How crab pots taught work ethic

  • Dave Shoemaker got his first tattoo when he was 16, and was soon learning how to make them.
  • Shoemaker worked in multiple shops to hone a variety of skills.
  • He opened Ninth Wave Tattoos in 2017 with “a very clear notion of how I wanted to run the business.”

ASBURY PARK – What made Dave Shoemaker good at running Ninth Wave Tattoo, his tattoo shop on Bangs Avenue? Working with his father in commercial crabbing certainly helped.

“During the summer, I worked with my dad doing that type of work,” Shoemaker said. “We would go out to the beach and use a string of crab pots. We would catch the crabs and I ended up doing that for 12 years.

“It was a little tricky at times, but I learned how to work hard,” Shoemaker said. “It taught me the essence of running your own business, dealing with clients and meeting your deadlines. It taught me what hard work is and how to persevere. That was what was instilled in us from a young age.”

Shoemaker got into surfing at a young age, and that propelled him into an appreciation for the art of tattoos.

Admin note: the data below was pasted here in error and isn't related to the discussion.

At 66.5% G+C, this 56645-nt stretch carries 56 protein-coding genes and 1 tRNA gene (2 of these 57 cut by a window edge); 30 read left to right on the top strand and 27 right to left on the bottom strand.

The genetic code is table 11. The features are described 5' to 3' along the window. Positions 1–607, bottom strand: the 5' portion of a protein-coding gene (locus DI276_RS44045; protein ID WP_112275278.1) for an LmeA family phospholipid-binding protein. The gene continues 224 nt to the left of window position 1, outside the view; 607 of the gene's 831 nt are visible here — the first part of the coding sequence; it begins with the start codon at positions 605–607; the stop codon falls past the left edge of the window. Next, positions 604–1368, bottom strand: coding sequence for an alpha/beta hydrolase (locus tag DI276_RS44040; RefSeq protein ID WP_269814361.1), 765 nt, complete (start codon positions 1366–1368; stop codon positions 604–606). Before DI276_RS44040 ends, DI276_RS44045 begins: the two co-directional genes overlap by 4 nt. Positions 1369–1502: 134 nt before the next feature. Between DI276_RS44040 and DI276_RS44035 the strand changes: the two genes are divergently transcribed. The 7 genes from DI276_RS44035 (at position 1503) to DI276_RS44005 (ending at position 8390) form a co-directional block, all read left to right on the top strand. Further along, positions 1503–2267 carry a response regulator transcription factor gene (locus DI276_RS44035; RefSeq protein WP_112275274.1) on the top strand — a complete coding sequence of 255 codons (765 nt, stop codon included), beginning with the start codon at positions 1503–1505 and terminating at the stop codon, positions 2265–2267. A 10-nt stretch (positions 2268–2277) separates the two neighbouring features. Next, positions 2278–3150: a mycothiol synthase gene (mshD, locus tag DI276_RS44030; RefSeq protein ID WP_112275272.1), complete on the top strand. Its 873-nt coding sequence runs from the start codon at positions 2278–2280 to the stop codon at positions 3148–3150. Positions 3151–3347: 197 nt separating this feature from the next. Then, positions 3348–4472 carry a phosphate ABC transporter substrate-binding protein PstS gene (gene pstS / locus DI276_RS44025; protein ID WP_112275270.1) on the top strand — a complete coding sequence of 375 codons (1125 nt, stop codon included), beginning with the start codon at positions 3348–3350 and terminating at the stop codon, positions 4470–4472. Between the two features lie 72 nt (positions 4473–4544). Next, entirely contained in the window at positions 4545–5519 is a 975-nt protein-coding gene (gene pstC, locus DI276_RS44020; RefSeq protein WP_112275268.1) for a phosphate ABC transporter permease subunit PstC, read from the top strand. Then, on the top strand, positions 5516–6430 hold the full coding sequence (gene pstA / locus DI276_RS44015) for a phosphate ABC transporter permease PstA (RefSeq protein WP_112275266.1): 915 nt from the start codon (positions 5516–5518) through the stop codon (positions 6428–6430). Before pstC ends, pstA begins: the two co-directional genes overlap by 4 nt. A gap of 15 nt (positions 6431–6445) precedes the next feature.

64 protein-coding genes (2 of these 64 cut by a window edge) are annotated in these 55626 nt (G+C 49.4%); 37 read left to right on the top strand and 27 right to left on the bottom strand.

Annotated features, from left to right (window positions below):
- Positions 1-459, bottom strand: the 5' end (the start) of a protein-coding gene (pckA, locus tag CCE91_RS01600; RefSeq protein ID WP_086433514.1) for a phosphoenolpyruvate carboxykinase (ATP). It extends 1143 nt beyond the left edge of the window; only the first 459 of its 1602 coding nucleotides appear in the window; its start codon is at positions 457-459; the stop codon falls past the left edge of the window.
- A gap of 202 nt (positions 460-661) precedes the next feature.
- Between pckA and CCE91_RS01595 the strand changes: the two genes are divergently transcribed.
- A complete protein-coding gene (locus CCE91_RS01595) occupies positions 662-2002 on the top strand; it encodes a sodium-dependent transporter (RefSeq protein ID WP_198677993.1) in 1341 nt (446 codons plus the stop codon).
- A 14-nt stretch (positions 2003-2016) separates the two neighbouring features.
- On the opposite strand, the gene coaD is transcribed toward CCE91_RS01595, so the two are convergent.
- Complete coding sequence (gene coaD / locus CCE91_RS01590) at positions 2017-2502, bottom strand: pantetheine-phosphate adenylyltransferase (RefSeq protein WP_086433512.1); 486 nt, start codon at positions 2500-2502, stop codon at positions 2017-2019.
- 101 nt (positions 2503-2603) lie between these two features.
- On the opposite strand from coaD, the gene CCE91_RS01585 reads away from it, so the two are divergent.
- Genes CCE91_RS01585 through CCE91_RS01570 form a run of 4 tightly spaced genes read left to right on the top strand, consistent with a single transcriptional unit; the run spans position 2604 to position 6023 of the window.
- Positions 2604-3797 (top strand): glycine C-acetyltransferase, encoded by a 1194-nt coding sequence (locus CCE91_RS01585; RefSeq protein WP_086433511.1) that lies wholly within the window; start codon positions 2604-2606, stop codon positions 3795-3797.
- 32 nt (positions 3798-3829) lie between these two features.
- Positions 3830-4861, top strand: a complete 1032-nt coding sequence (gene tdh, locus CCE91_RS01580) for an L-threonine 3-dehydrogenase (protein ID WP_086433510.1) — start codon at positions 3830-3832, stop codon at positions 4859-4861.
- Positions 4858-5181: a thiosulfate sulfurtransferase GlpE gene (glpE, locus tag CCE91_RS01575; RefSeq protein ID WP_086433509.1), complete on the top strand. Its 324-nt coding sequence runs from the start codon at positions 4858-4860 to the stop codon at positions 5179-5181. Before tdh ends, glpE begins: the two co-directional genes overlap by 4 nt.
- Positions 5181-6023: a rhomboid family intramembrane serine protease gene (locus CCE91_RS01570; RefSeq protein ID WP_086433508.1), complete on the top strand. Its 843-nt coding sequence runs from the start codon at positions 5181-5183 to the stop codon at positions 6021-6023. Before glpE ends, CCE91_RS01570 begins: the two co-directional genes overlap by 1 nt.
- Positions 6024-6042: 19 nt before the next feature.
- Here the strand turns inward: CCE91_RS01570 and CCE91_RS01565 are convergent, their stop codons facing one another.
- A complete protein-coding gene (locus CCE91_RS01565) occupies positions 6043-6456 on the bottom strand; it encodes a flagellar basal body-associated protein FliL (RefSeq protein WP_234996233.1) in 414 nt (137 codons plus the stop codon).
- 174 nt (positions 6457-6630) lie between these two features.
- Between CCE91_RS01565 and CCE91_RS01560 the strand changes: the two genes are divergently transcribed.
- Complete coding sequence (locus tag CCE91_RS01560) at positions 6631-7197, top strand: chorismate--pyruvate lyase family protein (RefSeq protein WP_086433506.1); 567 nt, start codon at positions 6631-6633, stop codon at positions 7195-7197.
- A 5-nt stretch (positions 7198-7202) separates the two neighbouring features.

Dave Shoemaker, tattooist and owner of Ninth Wave Tattoo, works on a custom tattoo for Jonathan Quinones-Verace of Farmingdale as he talks about his business in Asbury Park, NJ Thursday, October 20, 2022.

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“I grew up on the beach and it was something I had always enjoyed,” Shoemaker said. “It was a creative outlet to be expressive and creative. I just loved everything about it.

“I never thought much about why I got into it,” Shoemaker said. “I had a natural engagement with the water and I was always psyched to get out there and ride the waves. After a while, I got into repairing surf boards, which I really enjoyed as well. I eventually worked in a factory putting fiberglass on surfboards and I worked out on the bay. I just loved the connection I had with the water.”

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